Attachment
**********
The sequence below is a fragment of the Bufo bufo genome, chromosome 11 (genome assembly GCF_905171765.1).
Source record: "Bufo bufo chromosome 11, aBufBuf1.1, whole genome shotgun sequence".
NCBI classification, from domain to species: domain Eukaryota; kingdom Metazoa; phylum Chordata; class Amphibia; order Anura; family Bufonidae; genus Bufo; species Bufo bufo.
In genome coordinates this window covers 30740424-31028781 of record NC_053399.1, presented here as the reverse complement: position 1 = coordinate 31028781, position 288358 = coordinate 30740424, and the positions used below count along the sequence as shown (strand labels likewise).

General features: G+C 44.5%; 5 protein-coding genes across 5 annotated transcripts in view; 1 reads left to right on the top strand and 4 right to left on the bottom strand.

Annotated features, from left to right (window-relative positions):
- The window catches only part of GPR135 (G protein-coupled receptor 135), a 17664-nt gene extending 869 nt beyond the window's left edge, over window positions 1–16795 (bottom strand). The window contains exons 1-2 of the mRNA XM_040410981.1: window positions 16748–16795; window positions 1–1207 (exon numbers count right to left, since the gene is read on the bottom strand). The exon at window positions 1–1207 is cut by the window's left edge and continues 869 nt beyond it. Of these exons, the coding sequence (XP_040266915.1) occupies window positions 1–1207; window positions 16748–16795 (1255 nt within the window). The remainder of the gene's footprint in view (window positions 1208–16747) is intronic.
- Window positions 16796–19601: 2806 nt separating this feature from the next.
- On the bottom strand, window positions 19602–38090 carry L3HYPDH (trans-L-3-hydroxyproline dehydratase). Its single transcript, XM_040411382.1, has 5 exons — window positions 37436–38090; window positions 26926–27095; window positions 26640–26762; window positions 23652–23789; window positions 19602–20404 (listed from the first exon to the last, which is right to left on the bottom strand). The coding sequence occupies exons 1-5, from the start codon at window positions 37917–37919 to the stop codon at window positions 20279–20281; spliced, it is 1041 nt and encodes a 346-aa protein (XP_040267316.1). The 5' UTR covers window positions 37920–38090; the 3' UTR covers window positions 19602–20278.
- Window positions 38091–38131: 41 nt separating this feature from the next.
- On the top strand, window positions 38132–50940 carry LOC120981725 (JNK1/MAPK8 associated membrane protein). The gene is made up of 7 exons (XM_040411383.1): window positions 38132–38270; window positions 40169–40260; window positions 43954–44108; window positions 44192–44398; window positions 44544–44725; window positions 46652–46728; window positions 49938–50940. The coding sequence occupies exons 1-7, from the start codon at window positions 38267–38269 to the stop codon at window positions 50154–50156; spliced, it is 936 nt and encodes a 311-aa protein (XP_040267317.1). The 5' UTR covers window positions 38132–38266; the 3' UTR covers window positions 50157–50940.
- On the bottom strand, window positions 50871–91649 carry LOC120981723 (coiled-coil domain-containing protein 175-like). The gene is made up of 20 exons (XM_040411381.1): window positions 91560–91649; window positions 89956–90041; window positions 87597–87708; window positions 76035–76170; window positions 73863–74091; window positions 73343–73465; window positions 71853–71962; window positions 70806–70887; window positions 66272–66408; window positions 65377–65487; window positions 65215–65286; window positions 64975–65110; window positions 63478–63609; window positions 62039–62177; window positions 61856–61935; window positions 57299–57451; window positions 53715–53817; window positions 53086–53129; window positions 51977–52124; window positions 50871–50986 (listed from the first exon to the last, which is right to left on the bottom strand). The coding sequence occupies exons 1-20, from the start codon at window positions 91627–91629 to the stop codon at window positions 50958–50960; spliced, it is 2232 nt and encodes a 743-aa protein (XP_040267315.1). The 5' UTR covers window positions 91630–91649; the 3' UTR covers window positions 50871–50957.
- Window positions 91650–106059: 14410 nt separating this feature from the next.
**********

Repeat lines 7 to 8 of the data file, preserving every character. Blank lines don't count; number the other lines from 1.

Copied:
- The window catches only part of GPR135 (G protein-coupled receptor 135), a 17664-nt gene extending 869 nt beyond the window's left edge, over window positions 1–16795 (bottom strand). The window contains exons 1-2 of the mRNA XM_040410981.1: window positions 16748–16795; window positions 1–1207 (exon numbers count right to left, since the gene is read on the bottom strand). The exon at window positions 1–1207 is cut by the window's left edge and continues 869 nt beyond it. Of these exons, the coding sequence (XP_040266915.1) occupies window positions 1–1207; window positions 16748–16795 (1255 nt within the window). The remainder of the gene's footprint in view (window positions 1208–16747) is intronic.
- Window positions 16796–19601: 2806 nt separating this feature from the next.